All for the love of the game

By By Rochelle McConkie

By Rochelle McConkie

They’re probably going to have to drag me out of this place.

It’s funny to think back to the summer before my freshman year, when I got lost walking to the Union to turn in my Chronicle application after orientation. Little did I know, that quirky, asbestos-filled office would become my home away from home. (Point of clarification: We did not know it had asbestos at the time, and have since relocated to a new office, which, if you’re reading this, Whit, we’re very happy with.)

(Second editorial side note: Never end a sentence with a preposition.)

When I started my three-year run at The Daily Utah Chronicle, I was the quiet little freshman in the office8212;the token wholesome one at whom those heathen sports writers would yell demands to put on “earmuffs,” lest my ears be tainted by an onslaught of profanities. I was the fledgling reporter whom the student body president adored because I was too nice to realize that The Chronicle and the Associated Students of the University of Utah were supposed to be bitter enemies. Somehow, administrators didn’t think I was so bad either. I was a Chronicle anomaly.

But with more stories and more experience, I toughened up. I found my voice. It might have been the football to the face during a friendly game in the office gone awry, or perhaps it was being yelled at on the phone by Utah Sen. Curt Bramble, but I learned that there’s a time to laugh and let things go, and there’s a time to stand your ground. As our adviser Jim Fisher says, there’s a time to go out and commit some journalism.

Unlike a lot of people at The Chrony, I haven’t done it to get a job (considering there were jobs to be had). I’m not even a communication major. All the long hours and dropping everything to cover a story and pushing deadline8212;it’s all been for the love of the game.

Along the way, I’ve learned that some things are important. I’ll never forget interviewing a student in the halls of the Utah State Capitol who was scared to death he’d never get to college if a bill repealing the ability of undocumented students to pay in-state tuition were passed. I followed those bills to the bitter end, learning that people are not just “sources,” and journalists have to be human beings too.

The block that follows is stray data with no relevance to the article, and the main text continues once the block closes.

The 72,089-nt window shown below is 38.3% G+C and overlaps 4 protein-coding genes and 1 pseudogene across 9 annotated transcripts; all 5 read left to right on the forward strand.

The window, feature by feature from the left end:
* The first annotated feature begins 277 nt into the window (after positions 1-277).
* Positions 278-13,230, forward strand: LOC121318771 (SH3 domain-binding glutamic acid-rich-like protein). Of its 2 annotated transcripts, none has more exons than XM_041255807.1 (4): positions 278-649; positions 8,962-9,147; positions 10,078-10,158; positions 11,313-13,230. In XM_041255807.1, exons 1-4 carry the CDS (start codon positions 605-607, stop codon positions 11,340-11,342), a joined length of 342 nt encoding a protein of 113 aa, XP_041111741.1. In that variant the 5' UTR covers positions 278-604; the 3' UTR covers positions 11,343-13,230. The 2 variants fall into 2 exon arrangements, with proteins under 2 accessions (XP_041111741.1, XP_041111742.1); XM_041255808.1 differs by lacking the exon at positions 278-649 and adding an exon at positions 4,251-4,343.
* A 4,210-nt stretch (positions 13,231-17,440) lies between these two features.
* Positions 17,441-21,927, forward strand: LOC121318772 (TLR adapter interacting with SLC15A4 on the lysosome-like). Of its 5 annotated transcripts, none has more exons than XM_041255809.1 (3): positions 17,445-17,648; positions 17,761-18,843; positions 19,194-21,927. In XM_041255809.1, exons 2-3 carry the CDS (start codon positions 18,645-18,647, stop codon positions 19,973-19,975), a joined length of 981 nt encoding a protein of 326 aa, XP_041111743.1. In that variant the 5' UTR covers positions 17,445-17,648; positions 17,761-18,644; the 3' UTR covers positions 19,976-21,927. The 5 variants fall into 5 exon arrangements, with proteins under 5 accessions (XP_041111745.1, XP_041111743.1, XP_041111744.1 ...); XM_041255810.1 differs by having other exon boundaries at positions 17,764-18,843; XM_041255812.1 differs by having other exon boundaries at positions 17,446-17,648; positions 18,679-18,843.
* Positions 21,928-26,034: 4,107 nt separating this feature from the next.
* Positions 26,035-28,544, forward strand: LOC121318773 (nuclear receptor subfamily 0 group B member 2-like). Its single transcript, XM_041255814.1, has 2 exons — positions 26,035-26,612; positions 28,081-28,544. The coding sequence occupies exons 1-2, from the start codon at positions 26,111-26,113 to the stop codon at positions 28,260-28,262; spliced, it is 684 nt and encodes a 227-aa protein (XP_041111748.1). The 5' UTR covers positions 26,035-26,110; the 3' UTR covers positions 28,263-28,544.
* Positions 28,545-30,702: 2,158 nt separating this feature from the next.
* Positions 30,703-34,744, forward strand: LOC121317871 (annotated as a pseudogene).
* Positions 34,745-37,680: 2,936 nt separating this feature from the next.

Sometimes there’s controversy. Although maybe I’d like to forget being caught in the middle of a little mudslinging at the Middle East Center, I learned what it means to be balanced, even if it isn’t easy.

And for all the folks who find themselves in the paper, please remember8212;just because we don’t write a public relations story about you doesn’t mean we don’t like you.
I’ve learned to have fun and let my hair down a little. There are only so many opportunities you’ll have as a journalist to cover ninjas running for student government or describe how “the dust flew almost as much as the trash talk coming from Basim Motiwala’s mouth.”

I can’t say enough about the people I have worked with at The Chronicle. They are definitely the most eclectic, genuine people the U has to offer. Rachel, I wish you all the best. Michael, I now hand you the reigns. Keep hiding out in the bushes8212;it’ll take you places. And to everyone else, thank you. I’ll be around if you ever need an “advocate.”
It’s going to be strange picking up the newspapers next year, not having read every news story ahead of time, but it’s time to move on8212;try new things.

So this is it8212;good night, and good luck.

[email protected]

Rochelle McConkie was the news editor for 2008-2009.